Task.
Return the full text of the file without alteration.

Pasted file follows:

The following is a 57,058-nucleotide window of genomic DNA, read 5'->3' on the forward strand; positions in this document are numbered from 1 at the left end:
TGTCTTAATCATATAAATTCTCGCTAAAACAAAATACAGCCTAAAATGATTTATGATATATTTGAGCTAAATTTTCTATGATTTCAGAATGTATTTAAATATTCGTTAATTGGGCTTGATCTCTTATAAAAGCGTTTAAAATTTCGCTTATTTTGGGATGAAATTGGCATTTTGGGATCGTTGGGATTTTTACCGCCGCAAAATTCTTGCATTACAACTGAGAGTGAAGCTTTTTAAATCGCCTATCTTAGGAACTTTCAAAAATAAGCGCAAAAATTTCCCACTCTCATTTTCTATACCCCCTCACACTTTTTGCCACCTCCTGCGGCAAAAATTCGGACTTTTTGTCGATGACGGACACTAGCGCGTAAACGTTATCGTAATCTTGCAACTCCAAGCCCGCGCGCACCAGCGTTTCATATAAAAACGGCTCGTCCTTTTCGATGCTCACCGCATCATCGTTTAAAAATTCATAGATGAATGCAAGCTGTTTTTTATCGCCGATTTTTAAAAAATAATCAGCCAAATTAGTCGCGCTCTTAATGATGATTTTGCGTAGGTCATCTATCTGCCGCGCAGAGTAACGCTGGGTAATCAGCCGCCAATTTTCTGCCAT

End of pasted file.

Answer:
The following is a 57,058-nucleotide window of genomic DNA, read 5'->3' on the forward strand; positions in this document are numbered from 1 at the left end:
TGTCTTAATCATATAAATTCTCGCTAAAACAAAATACAGCCTAAAATGATTTATGATATATTTGAGCTAAATTTTCTATGATTTCAGAATGTATTTAAATATTCGTTAATTGGGCTTGATCTCTTATAAAAGCGTTTAAAATTTCGCTTATTTTGGGATGAAATTGGCATTTTGGGATCGTTGGGATTTTTACCGCCGCAAAATTCTTGCATTACAACTGAGAGTGAAGCTTTTTAAATCGCCTATCTTAGGAACTTTCAAAAATAAGCGCAAAAATTTCCCACTCTCATTTTCTATACCCCCTCACACTTTTTGCCACCTCCTGCGGCAAAAATTCGGACTTTTTGTCGATGACGGACACTAGCGCGTAAACGTTATCGTAATCTTGCAACTCCAAGCCCGCGCGCACCAGCGTTTCATATAAAAACGGCTCGTCCTTTTCGATGCTCACCGCATCATCGTTTAAAAATTCATAGATGAATGCAAGCTGTTTTTTATCGCCGATTTTTAAAAAATAATCAGCCAAATTAGTCGCGCTCTTAATGATGATTTTGCGTAGGTCATCTATCTGCCGCGCAGAGTAACGCTGGGTAATCAGCCGCCAATTTTCTGCCAT